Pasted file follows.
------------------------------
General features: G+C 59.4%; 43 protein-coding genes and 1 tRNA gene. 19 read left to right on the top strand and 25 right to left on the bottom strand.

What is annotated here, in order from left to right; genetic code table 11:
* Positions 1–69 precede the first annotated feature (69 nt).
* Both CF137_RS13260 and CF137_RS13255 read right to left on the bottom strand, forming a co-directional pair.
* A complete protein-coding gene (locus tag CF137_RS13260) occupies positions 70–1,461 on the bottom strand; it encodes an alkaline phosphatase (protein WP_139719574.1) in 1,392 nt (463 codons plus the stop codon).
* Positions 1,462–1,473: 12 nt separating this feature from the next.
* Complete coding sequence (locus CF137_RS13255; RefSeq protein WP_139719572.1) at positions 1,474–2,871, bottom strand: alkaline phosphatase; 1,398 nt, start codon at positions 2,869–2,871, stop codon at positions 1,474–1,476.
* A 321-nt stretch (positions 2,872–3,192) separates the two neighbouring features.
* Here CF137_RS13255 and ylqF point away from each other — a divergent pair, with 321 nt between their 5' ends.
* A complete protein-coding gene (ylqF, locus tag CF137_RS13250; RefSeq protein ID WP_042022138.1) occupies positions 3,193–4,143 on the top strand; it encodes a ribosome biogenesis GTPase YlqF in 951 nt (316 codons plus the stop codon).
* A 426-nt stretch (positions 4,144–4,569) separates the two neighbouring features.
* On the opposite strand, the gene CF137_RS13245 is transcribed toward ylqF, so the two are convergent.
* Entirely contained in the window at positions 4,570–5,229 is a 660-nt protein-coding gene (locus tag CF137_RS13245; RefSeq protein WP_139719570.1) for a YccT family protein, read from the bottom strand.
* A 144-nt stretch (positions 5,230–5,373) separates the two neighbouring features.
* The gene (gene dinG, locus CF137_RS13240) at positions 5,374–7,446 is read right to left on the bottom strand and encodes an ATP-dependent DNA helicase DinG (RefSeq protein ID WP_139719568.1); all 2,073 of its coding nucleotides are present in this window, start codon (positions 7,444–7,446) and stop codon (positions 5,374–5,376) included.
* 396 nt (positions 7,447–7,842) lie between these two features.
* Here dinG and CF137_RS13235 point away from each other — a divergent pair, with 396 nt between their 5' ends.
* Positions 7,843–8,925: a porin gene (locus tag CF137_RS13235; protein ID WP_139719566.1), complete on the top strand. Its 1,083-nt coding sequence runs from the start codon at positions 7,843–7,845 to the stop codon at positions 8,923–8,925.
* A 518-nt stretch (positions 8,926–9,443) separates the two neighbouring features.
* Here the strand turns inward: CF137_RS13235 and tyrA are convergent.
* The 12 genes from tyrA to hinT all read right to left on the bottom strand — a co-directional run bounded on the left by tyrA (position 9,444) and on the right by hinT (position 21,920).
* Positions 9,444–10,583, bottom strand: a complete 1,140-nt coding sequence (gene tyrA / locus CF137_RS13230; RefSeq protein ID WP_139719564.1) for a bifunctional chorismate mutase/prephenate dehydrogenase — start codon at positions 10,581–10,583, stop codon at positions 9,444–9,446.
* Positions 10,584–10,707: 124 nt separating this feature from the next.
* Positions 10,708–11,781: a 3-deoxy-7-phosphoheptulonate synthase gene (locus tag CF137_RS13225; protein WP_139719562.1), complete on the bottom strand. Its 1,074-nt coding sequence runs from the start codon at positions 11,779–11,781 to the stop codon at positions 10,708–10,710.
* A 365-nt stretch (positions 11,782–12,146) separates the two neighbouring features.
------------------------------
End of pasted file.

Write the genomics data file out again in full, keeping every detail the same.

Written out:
General features: G+C 59.4%; 43 protein-coding genes and 1 tRNA gene. 19 read left to right on the top strand and 25 right to left on the bottom strand.

What is annotated here, in order from left to right; genetic code table 11:
* Positions 1–69 precede the first annotated feature (69 nt).
* Both CF137_RS13260 and CF137_RS13255 read right to left on the bottom strand, forming a co-directional pair.
* A complete protein-coding gene (locus tag CF137_RS13260) occupies positions 70–1,461 on the bottom strand; it encodes an alkaline phosphatase (protein WP_139719574.1) in 1,392 nt (463 codons plus the stop codon).
* Positions 1,462–1,473: 12 nt separating this feature from the next.
* Complete coding sequence (locus CF137_RS13255; RefSeq protein WP_139719572.1) at positions 1,474–2,871, bottom strand: alkaline phosphatase; 1,398 nt, start codon at positions 2,869–2,871, stop codon at positions 1,474–1,476.
* A 321-nt stretch (positions 2,872–3,192) separates the two neighbouring features.
* Here CF137_RS13255 and ylqF point away from each other — a divergent pair, with 321 nt between their 5' ends.
* A complete protein-coding gene (ylqF, locus tag CF137_RS13250; RefSeq protein ID WP_042022138.1) occupies positions 3,193–4,143 on the top strand; it encodes a ribosome biogenesis GTPase YlqF in 951 nt (316 codons plus the stop codon).
* A 426-nt stretch (positions 4,144–4,569) separates the two neighbouring features.
* On the opposite strand, the gene CF137_RS13245 is transcribed toward ylqF, so the two are convergent.
* Entirely contained in the window at positions 4,570–5,229 is a 660-nt protein-coding gene (locus tag CF137_RS13245; RefSeq protein WP_139719570.1) for a YccT family protein, read from the bottom strand.
* A 144-nt stretch (positions 5,230–5,373) separates the two neighbouring features.
* The gene (gene dinG, locus CF137_RS13240) at positions 5,374–7,446 is read right to left on the bottom strand and encodes an ATP-dependent DNA helicase DinG (RefSeq protein ID WP_139719568.1); all 2,073 of its coding nucleotides are present in this window, start codon (positions 7,444–7,446) and stop codon (positions 5,374–5,376) included.
* 396 nt (positions 7,447–7,842) lie between these two features.
* Here dinG and CF137_RS13235 point away from each other — a divergent pair, with 396 nt between their 5' ends.
* Positions 7,843–8,925: a porin gene (locus tag CF137_RS13235; protein ID WP_139719566.1), complete on the top strand. Its 1,083-nt coding sequence runs from the start codon at positions 7,843–7,845 to the stop codon at positions 8,923–8,925.
* A 518-nt stretch (positions 8,926–9,443) separates the two neighbouring features.
* Here the strand turns inward: CF137_RS13235 and tyrA are convergent.
* The 12 genes from tyrA to hinT all read right to left on the bottom strand — a co-directional run bounded on the left by tyrA (position 9,444) and on the right by hinT (position 21,920).
* Positions 9,444–10,583, bottom strand: a complete 1,140-nt coding sequence (gene tyrA / locus CF137_RS13230; RefSeq protein ID WP_139719564.1) for a bifunctional chorismate mutase/prephenate dehydrogenase — start codon at positions 10,581–10,583, stop codon at positions 9,444–9,446.
* Positions 10,584–10,707: 124 nt separating this feature from the next.
* Positions 10,708–11,781: a 3-deoxy-7-phosphoheptulonate synthase gene (locus tag CF137_RS13225; protein WP_139719562.1), complete on the bottom strand. Its 1,074-nt coding sequence runs from the start codon at positions 11,779–11,781 to the stop codon at positions 10,708–10,710.
* A 365-nt stretch (positions 11,782–12,146) separates the two neighbouring features.